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CIA Ops Moonlight for Corporations

Help hedge funds spot liars on corporate earnings calls
By Jane Yager,  Newser Staff
Posted Feb 1, 2010 7:33 AM CST
CIA Ops Moonlight for Corporations
LANGLEY, VA - JULY 9: The CIA symbol is shown on the floor of CIA Headquarters, July 9, 2004 at CIA headquarters in Langley, Virginia.   (Getty Images)

Apparently CIA operatives don't have enough on their plates fighting two wars and al Qaeda: Many operatives moonlight as consultants to financial firms and hedge funds, Eamon Javers writes in a book excerpt on Politico. Moonlighting in the private sector is generally allowed for federal employees if they follow strict guidelines; in the case of CIA agents, it's seen to counteract the problem of brain-drain to higher-paying private sector jobs.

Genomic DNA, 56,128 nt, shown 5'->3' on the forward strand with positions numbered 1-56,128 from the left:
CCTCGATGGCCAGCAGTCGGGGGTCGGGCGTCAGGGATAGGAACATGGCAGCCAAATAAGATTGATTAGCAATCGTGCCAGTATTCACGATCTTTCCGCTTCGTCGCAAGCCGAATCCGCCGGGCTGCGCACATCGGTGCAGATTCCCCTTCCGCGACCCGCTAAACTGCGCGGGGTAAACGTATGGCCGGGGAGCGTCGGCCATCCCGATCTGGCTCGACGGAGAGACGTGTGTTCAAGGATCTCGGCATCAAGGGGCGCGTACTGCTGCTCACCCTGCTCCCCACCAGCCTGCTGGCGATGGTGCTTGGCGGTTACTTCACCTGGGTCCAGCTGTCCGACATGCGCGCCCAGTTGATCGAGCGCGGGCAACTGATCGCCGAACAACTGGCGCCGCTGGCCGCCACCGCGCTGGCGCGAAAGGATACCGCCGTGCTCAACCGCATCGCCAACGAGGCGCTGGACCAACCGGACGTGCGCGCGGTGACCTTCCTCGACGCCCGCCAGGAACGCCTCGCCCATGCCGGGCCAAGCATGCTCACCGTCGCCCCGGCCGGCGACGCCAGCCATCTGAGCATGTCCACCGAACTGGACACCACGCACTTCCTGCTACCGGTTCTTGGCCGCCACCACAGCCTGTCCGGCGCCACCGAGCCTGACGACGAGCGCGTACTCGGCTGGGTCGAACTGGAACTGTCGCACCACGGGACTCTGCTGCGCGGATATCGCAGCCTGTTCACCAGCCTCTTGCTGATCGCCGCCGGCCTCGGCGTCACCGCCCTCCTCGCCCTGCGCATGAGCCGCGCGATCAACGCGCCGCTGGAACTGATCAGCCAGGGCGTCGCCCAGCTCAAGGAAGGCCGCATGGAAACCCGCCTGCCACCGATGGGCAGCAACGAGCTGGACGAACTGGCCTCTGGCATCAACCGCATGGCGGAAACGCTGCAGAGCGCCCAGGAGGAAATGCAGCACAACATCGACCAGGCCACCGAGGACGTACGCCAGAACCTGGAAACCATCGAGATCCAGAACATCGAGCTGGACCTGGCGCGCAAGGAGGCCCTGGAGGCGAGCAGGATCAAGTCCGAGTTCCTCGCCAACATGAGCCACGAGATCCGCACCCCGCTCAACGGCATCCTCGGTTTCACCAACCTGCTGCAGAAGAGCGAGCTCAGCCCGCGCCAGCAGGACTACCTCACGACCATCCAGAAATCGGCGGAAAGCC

CIA agents have especially strong ties to one consulting company, Boston-based Business Intelligence Advisors. BIA specializes in "tactical behavioral assessment," a sort of "human lie detector" analysis that seeks to detect whether people are lying without using a polygraph. The firm trains clients to conduct TBA themselves—or does it for them for a fee, often on quarterly corporate-earnings calls.

(More CIA stories.)

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